For this experiment, I prepared five different types of custards. One was made from scratch, two were canned (Irresistible’s and President’s Choice brands) and two were prepared from powder (Bird’s and Horne’s). I must say, I am intrigued by all the different forms of custard on the market. Canned and powdered? Why even bother making it from scratch?
Bird’s Custard Powder 1 packet Bird’s Custard Powder hot water
Directions: Put the powder in a container and fill it up to 425 mL. Whisk the contents together until it thickens.
My observations: What a fabulous product. You literally just add water! This literally took 5 seconds to make (once I added the boiling water). I am hoping against all odds that this one comes out on top, because how great would it be to have custard ready in 5 seconds?
Directions: Dissolve sugar in milk and heat to a boil before adding the custard powder. Boil the mixture for an additional minute until the custard thickens.
My observations: There is problem with these instructions. Anyone who has cooked with milk knows that you can’t ‘boil’ it as this would result in curdling and possible burning of the proteins in milk. So I modified the instructions slightly and simmered the milk while dissolving the sugar, and then added the custard powder/milk solution into the warm milk/sugar mixture while increasing the temperature. I had to constantly stir the mixture to make sure that the milk didn’t burn to the bottom of the pot.This powdered custard was a little more involved compared to Bird’s. However, I noticed that the appearance was less gummy and more silky in texture. However, they both tasted thick and gummy.
Directions: The two canned custards are self-explanatory – they’re already made. Just open the can and you’re ready to go. Yay!
Directions: In a saucepan, stir together the sugar, cornstarch and salt. Gradually stir in milk, keeping smooth. In a cup or small mixing bowl, beat eggs slightly. Stir vigorously into milk mixture. Cook over medium heat, stirring constantly, until mixture comes to a boil. Boil for one minute. Stir in vanilla. Chill.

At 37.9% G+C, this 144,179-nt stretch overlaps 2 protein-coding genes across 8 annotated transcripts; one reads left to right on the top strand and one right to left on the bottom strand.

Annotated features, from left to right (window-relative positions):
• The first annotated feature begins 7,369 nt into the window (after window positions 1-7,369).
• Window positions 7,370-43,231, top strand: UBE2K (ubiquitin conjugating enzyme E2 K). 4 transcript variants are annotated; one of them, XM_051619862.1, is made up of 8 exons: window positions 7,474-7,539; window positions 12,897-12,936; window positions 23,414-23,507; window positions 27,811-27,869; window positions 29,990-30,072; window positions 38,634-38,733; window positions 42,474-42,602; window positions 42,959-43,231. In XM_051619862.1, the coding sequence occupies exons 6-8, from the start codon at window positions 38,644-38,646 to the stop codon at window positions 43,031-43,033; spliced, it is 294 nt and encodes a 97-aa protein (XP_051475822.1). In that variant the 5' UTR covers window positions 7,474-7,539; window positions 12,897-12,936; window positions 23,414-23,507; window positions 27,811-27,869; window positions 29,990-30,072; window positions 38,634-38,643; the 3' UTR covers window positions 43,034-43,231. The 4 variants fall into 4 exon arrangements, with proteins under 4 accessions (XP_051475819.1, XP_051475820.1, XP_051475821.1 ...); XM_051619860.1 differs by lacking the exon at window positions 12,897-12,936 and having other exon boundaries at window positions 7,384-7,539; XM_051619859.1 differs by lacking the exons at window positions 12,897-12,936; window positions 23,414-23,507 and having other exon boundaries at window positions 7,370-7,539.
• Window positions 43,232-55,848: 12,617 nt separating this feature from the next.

My observations: This one is obviously the most involved. Although the ingredients are simple, there are detailed steps that have to be followed in order for the end product to turn out properly. For instance, you have to heat up the milk first, then temper the egg yolks into the mixture. Return the mixture over medium heat and stir constantly until the mixture thickens. Or you can do what my baking assistant did – which was throw everything into a pot and hope for the best. (Good thing she’s a pro at this.) However, this one still takes the longest to make and is still the most technical/labour intensive out of all the kinds of custards being tested.
What I prefer: Although I appreciate the ease of the canned custards, I’d still prefer to use one of the powders because it doesn’t take that much effort and I think you get a better tasting product. I’m not a fan of canned custards from a taste or appearance standpoint nor do I think it’s worth the hassle to make custard from scratch.
Of the powdered custards, I’m hoping that Bird’s will come out as the favourite (the one where you just add water). Even though it tends to come out quite gummy and thick, you can always modify the texture by adding more liquid. Wouldn’t it be nice to know that there are still some things that really are that simple?